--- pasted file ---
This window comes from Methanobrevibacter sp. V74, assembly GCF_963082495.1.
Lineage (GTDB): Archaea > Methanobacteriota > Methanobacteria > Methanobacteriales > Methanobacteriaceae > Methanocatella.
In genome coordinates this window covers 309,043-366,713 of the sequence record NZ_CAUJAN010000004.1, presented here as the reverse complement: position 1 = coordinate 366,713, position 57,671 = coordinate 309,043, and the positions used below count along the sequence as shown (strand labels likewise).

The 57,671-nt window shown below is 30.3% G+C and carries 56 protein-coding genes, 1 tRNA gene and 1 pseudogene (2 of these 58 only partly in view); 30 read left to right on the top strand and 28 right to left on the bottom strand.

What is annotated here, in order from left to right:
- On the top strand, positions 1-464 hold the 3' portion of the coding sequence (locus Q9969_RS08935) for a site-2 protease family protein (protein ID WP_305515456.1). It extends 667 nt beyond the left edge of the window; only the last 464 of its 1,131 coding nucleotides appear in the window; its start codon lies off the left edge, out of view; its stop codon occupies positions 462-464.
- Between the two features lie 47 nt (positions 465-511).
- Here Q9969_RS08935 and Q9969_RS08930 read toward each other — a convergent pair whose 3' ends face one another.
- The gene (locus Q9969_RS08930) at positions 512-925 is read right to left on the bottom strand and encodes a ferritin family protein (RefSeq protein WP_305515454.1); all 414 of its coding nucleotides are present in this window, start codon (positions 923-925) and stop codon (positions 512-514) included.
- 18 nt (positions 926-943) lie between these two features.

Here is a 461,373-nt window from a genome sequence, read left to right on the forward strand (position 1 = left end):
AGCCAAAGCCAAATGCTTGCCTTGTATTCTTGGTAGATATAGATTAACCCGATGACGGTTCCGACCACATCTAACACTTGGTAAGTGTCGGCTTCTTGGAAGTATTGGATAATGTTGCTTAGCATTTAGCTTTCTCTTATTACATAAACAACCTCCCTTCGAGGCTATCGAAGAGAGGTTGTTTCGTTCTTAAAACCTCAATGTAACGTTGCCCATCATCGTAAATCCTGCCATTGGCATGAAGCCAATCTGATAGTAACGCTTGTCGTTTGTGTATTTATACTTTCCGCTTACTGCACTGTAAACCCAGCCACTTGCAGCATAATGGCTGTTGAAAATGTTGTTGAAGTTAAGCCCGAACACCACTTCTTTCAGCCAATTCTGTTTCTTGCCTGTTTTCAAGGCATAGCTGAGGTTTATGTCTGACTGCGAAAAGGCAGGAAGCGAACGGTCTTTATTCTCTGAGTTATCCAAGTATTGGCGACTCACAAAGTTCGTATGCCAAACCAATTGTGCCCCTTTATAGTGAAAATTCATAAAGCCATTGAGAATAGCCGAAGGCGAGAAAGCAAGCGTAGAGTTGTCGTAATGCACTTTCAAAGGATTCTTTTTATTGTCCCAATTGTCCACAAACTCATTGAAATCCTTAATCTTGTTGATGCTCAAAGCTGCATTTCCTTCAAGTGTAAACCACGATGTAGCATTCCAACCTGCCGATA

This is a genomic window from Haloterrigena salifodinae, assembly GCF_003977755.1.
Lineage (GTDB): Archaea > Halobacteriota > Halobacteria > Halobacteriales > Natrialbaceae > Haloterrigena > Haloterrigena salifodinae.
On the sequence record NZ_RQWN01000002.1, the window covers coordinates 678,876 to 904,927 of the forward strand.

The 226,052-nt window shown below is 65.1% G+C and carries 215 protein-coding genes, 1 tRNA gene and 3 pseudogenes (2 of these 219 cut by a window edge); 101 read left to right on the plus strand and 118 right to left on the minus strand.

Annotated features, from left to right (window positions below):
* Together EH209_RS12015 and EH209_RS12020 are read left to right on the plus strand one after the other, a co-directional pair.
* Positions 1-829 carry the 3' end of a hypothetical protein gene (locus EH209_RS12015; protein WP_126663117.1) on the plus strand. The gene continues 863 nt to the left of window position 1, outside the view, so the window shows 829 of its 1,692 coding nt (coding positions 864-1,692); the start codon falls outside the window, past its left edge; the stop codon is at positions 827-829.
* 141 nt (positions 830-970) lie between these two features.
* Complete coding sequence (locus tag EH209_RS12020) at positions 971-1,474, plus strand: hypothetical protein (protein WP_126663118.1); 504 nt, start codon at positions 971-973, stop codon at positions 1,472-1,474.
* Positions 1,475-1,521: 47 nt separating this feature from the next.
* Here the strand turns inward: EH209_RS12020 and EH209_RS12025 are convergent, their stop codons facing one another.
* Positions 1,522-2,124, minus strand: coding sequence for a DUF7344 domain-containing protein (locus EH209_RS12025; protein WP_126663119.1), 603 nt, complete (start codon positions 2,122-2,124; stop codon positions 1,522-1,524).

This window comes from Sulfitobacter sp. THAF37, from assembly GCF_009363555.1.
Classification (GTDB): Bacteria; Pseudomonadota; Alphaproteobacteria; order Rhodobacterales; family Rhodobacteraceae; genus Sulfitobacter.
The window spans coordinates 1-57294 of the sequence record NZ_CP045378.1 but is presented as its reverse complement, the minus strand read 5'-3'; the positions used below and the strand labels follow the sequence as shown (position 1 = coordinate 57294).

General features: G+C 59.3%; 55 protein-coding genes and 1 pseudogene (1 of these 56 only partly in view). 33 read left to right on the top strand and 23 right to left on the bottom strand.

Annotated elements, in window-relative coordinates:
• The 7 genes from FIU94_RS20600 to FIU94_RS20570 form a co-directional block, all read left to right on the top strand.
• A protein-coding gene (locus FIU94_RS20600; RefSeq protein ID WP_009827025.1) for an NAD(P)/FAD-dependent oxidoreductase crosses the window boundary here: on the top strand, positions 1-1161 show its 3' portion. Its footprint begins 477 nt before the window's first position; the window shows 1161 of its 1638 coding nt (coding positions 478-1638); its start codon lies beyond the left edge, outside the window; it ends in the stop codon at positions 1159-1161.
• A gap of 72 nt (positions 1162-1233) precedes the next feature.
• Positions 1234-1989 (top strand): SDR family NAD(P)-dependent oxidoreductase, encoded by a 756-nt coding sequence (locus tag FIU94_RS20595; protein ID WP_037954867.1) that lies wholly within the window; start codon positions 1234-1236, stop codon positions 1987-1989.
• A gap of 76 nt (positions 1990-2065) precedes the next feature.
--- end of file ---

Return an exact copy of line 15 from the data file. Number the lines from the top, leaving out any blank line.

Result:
On the sequence record NZ_RQWN01000002.1, the window covers coordinates 678,876 to 904,927 of the forward strand.